Mock Interviews: Practice Before the Big Day!

Impression management is the key to a successful job search. You must be able to convey your knowledge and experience to an employer in a professional manner. Often, individuals are unaware of their presentation style and other non-verbal behaviors. A practice, or mock, interview provides the opportunity to complete an interview and receive helpful feedback.

Image courtesy of FreeDigitalPhotos.netCompleting the Mock Interview

To gain practice interviewing, it can be beneficial to find a professional in the field that you are entering. It is helpful if they have experience with employment decisions; however, it is not necessary that they regularly interview prospective employees as their primary profession as long as they are familiar with the types of questions asked in their career field during interviews.

A sample mock interview critique form may guide your interviewer and suggest areas for feedback. However, you may also provide a list of questions that you feel you would like to practice answering. You are also encouraged to record your interview so you can replay the session and better evaluate your own performance after hearing the interviewer's feedback.

Gaining Feedback

During the interview, have the interviewer make notes on the critique form so they can offer feedback and suggestions for how you might improve your interview skills. Ask them to discuss what they wrote down or noted about your overall impression or the way you asked or answered questions. Stay focused on how you can improve your skills for the future rather than any mistakes you made. The goal of the mock interview is recognize things that work and do not work for you. So take it all in as constructive feedback.

Reflecting on Your Performance

After you have heard from the interviewer, consider your reaction to the feedback as well as your experience of the interview process. Consider the following questions:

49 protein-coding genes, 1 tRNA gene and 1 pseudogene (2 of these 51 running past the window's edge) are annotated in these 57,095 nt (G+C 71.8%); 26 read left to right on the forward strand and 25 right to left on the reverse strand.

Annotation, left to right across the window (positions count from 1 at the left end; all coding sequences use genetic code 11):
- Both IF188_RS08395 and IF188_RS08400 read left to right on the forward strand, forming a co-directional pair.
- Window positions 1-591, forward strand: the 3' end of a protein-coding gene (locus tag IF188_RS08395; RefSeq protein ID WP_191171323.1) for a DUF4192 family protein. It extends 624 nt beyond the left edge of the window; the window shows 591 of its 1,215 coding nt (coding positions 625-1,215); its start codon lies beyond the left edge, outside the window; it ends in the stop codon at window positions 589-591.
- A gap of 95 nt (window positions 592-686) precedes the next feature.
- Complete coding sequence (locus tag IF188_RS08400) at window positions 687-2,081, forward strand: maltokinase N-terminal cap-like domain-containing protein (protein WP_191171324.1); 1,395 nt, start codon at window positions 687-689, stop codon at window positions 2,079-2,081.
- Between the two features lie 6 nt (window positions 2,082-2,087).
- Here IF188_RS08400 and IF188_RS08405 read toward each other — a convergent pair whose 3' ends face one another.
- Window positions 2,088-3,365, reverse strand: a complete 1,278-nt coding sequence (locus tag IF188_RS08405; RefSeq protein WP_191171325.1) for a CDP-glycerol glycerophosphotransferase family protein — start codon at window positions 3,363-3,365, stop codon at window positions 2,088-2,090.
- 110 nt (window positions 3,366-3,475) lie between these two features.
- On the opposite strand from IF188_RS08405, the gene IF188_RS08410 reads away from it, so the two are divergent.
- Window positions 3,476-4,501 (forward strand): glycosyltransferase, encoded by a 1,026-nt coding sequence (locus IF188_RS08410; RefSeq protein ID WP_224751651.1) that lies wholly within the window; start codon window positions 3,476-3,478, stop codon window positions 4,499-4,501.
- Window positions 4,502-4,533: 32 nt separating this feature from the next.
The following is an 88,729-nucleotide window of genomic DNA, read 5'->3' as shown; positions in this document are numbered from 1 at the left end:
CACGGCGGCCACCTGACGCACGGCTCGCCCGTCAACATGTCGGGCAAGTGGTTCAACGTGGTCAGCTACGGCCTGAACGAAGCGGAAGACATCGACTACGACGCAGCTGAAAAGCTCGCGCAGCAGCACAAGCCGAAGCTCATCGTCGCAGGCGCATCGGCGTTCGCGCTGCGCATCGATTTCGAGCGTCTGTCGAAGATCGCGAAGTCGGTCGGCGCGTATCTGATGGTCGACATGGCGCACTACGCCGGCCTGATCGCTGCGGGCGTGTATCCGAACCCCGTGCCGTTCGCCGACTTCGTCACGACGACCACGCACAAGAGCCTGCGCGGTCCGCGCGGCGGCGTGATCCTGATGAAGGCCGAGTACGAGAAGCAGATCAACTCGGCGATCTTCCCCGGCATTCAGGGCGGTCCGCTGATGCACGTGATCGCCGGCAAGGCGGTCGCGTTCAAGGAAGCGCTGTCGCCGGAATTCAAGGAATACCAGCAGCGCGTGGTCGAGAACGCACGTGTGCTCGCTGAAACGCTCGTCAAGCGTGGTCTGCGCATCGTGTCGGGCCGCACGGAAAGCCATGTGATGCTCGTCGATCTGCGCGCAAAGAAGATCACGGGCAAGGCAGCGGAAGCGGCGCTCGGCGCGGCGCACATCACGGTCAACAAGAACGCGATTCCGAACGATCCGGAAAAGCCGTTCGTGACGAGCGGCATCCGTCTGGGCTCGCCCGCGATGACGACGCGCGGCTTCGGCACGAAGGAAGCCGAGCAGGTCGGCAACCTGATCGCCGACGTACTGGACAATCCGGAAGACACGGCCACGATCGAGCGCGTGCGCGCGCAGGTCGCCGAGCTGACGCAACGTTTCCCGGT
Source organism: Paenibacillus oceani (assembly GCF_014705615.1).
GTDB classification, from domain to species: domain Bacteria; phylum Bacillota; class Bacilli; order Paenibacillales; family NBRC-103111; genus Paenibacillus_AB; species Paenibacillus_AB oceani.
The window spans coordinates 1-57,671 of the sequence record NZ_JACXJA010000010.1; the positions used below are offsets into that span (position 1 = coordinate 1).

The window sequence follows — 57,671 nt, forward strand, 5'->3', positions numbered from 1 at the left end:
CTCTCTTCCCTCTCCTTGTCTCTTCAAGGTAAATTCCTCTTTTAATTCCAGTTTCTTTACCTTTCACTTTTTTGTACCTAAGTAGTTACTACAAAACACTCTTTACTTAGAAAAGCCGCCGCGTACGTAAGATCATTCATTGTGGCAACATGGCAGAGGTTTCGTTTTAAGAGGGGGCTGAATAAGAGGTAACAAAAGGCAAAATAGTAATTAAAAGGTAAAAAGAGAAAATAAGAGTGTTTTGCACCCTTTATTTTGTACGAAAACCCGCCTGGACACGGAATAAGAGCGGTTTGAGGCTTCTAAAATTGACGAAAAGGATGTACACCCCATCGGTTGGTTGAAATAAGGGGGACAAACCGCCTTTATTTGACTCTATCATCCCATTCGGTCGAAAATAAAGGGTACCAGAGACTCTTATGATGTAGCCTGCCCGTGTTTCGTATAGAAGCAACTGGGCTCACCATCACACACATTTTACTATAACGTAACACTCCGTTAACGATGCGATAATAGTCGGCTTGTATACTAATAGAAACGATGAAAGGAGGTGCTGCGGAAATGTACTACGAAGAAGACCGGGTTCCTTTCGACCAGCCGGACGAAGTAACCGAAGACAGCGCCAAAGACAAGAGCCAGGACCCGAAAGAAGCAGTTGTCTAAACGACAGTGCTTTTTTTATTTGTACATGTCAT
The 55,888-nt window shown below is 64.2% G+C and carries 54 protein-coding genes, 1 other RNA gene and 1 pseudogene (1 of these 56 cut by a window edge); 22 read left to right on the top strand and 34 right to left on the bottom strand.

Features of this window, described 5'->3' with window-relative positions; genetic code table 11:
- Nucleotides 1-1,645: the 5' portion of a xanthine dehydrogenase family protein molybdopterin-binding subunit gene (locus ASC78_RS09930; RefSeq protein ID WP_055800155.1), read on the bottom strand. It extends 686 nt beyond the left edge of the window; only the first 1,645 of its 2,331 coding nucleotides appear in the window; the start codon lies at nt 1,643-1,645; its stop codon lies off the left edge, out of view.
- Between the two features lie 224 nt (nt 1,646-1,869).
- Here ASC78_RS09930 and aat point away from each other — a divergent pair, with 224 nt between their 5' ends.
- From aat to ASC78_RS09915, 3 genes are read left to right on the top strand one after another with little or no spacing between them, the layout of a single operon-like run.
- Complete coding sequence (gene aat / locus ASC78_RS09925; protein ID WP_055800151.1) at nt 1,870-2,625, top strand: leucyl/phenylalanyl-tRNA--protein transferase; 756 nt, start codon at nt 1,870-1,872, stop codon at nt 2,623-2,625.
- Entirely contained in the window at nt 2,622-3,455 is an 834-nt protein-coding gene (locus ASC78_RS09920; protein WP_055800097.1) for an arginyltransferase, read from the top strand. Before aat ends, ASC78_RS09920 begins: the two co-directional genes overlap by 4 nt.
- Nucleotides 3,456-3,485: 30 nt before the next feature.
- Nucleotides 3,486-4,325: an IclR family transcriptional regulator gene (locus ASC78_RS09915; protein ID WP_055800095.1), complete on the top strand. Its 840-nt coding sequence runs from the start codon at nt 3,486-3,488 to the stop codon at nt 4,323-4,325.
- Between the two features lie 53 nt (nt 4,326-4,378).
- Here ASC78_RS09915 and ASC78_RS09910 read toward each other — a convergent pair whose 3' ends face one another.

• What did you learn about your presentation style?
  • What are your interviewing strengths?
  • What are your interviewing weaknesses?
  • How can you improve your interviewing skills?
  • Were there areas where you lacked confidence in your answers?
  • Where there questions you couldn't answer?
  • What are your overall impressions of your performance?

Improving Your Interviewing Skills

Once you have identified the areas where you can use improvement in your interviewing skills, you are encouraged to devote some time to practicing so that you may increase your self-confidence. You may also need to do additional research to find answers to questions you could not answer. Organizations will expect you to know about their mission, goals, and expectations for the job. Take the time to find out the answers so you are better prepared for the real interview.

The University of Florida Career Resource Center (UF CRC)* offers some useful tips to answering some of the typical interview questions. There are many more questions you may be asked, so you are encouraged to prepare for additional potential interview questions you might encounter.

Just for Fun

After all your hard work preparing for the job search, have some fun and play the Nail the Interview Game. Pick your resume & attire, answer interview questions and negotiate salary. If you don't do the right things, you won't get the job. See how far you can get and how much you can negotiate for!

Please leave a reply below and let me know if this was helpful for you.

  • What insights did you gain from practicing your interview skills?
  • Was the feedback and reflection helpful to help you better understand your strengths and where you can improve?
  • How was this helpful in identifying the questions you might need to better prepare?
  • How are you taking action today to improve your skills do your next interview is successful?

I look forward to reading your comments and feedback.

Cheryl Pence Wolf is an author, speaker, trainer, consultant, and coach devoted to helping individuals find a meaningful career they love. She has more than 20 years of leadership, research, teaching, education, and experience. Learn more about Cheryl and how you can work with her at
* The University of Florida Career Resource Center has a variety of helpful resources for exploring majors and careers. You can find them at


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